I did this one because 1. It paid well. 2. He provided the format, and it was the same for everyone. I doubt he was planning to reuse hundreds of submissions on the same topic. 3. He was upfront with all of his information. I knew his name, profession, location, etc.

I didn't the job, but he was very upfront and polite through the whole process. I did search for my submission through google, just to make sure he didn't use it later. He never did, so I think the whole thing was legit. Plus, I've talked to other people on forums who applied for the same job.

I'm not sure I'd do it again, though, unless I just had a lot of free time on my hands.
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Old 12-05-2014, 10:12 PM
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The only time I write samples is:

1. I do not have an article published online under my name in the niche
2. It is going to pay regardless of whether or not I am hired for the position.
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Old 12-06-2014, 09:49 AM
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I have done it on occasion, but I do not make a habit of it. Like a previous poster said, it might be okay if you have extra time on your hands. Putting samples on your own portfolio is a great idea, too; it allows you to say, "don't bother stealing this," without actually saying it.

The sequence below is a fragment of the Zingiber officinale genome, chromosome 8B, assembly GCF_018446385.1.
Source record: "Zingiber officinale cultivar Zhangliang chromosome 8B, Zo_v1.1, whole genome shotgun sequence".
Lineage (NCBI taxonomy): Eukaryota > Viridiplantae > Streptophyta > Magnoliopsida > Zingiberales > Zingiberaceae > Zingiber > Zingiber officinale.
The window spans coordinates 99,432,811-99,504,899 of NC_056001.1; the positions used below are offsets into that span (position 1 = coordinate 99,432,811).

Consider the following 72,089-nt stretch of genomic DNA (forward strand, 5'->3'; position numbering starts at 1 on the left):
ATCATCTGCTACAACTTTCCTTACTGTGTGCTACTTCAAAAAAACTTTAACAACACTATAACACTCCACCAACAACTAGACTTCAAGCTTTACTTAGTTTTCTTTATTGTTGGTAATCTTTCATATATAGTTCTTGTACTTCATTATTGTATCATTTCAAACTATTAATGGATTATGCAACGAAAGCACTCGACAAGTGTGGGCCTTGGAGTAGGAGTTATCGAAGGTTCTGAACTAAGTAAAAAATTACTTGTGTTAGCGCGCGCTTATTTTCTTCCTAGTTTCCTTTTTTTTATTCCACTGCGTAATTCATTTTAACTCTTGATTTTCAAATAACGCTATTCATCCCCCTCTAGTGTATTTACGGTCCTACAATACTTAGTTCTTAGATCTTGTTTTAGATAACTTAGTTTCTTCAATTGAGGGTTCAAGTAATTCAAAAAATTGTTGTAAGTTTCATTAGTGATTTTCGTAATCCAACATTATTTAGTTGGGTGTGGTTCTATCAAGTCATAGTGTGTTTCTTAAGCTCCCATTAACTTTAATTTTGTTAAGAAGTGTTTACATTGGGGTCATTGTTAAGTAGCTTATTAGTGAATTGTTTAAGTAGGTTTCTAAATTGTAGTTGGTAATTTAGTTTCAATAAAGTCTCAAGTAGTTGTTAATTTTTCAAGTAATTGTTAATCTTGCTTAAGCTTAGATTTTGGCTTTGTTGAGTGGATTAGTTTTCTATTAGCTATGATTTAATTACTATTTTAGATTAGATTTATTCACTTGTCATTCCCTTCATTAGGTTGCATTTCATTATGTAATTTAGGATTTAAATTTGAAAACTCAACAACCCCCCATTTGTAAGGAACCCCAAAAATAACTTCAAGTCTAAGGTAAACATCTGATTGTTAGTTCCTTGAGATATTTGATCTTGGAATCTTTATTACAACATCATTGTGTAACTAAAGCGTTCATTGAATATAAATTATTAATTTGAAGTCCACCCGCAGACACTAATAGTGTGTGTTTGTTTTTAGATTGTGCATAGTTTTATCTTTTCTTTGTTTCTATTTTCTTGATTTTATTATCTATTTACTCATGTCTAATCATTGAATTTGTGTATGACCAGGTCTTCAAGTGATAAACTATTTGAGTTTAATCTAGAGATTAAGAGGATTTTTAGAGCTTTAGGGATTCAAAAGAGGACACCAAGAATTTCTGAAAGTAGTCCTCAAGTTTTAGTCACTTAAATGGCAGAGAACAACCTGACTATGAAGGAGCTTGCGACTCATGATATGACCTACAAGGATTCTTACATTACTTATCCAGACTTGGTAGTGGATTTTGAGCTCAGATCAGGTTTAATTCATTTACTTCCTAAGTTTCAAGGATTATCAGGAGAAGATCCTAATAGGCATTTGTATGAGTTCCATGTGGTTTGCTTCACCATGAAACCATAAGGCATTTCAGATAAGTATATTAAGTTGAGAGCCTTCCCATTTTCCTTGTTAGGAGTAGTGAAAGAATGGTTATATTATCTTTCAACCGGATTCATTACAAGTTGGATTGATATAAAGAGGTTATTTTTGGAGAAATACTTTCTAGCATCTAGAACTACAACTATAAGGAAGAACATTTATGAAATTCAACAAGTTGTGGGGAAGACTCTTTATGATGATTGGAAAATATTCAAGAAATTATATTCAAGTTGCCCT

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Old 12-09-2014, 11:14 AM
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I don't do it. I refer prospective clients to my portfolio on my blog as well. That should be sufficient for anyone to determine if you are capable of doing the job. I've provided way too many "free samples" when I first started in freelancing, and I've regretted each and every instance. Now that I know better, I do better.
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Old 12-10-2014, 01:22 PM
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There is no point in doing it. You can always show your previous work or simply prepare a couple of "demo" articles and show them to the clients who ask for examples.
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Old 12-11-2014, 02:57 PM
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I try not to, but there are exceptions. I have been doing this a decade and have hundreds of clips online, so a client can get a feel for how well I write. But sometimes clients still ask. If it is a high paying job and I can verify they are legit, I may do it. I had one I did that turned into a $200 an article job for three years. They ended up paying for the sample. But the deal was, if it was not good enough, they were not going to pay.

I look at it like this: if you were trying to get an office job, you may spend time driving to the job location, interviewing, and driving home, all unpaid. So if I can do a sample in a reasonable amount of time and it is a decent job, I still do them after 10 years.